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Oregon Coast, Portland Astronomy: Comet Now Visible in Morning Sky

Published 12/03/2015 at 5:15 AM PDT
By Oregon Coast Beach Connection staff


(Oregon Coast) – You may have good reason to lose some sleep, as Comet Catalina is now in the morning skies above Oregon, the Portland area and of course the coastline. (Above: Arch Cape near Cannon Beach).

Jim Todd, astronomy expert at Portland's OMSI, said the comet has just made a pass around the Sun and will appear in the morning sky for viewers in the Pacific Northwest throughout December and January.

The official name is C/2013 US10, and Todd said it was discovered in 2013 by an Arizona-based astronomy group called the Catalina Sky Survey.

“The comet received the US10 designation because it was initially thought to be an asteroid,” Todd said. “After more observations, astronomers realized they would run into a visitor from the Oort Cloud, knocked towards the inner solar system by the close passage of some nameless star long ago.”

It is now on a steep inclined orbital trajectory of 148 degrees, and after reaching perihelion at 0.823 AU - or 79 million miles from the Sun – it started speeding its way out of the solar system.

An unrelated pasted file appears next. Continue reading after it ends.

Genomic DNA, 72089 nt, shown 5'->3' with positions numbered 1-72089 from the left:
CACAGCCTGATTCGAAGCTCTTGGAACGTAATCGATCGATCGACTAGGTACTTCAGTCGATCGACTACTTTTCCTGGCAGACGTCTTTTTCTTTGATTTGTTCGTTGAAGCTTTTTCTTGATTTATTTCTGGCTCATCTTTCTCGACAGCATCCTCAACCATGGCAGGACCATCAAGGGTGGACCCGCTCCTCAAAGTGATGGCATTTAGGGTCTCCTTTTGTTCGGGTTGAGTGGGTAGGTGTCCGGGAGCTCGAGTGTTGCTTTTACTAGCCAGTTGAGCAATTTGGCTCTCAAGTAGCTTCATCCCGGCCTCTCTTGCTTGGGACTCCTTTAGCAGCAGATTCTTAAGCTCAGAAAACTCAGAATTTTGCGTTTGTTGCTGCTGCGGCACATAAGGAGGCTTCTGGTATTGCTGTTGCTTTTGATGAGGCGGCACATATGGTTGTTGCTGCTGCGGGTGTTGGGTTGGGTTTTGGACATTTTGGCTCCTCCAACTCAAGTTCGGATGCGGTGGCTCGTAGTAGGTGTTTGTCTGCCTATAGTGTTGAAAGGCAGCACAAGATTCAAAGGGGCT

Starting in early December, Comet Catalina will be at 6th magnitude (of brightness) as it moves through Virgo, positioned well for inland Oregon and coastal observers to see it in binoculars just before dawn. (Above: Manzanita, on the north Oregon coast, at night).

“Before sunrise on the morning of December 7th, the comet will be pairing up with the planet Venus and the waning crescent Moon above the southeastern horizon,” Todd said. “Early on, binoculars will show the comet's small, bright coma with a whisper of a tail.” Oregon Coast Lodgings for this event - Where to eat - Map and Virtual Tour

Being towards the east, this may make it arrive a tad later on the Oregon coast, as the coast range mountains rise fairly close. All this viewing will be dependent on weather, of course, and forecasts for the beaches and inland areas like Portland look to be mostly cloudy if not completely so through at least Tuesday. There may be significant breaks, however, so it is worth poking your head out the door just before dawn.







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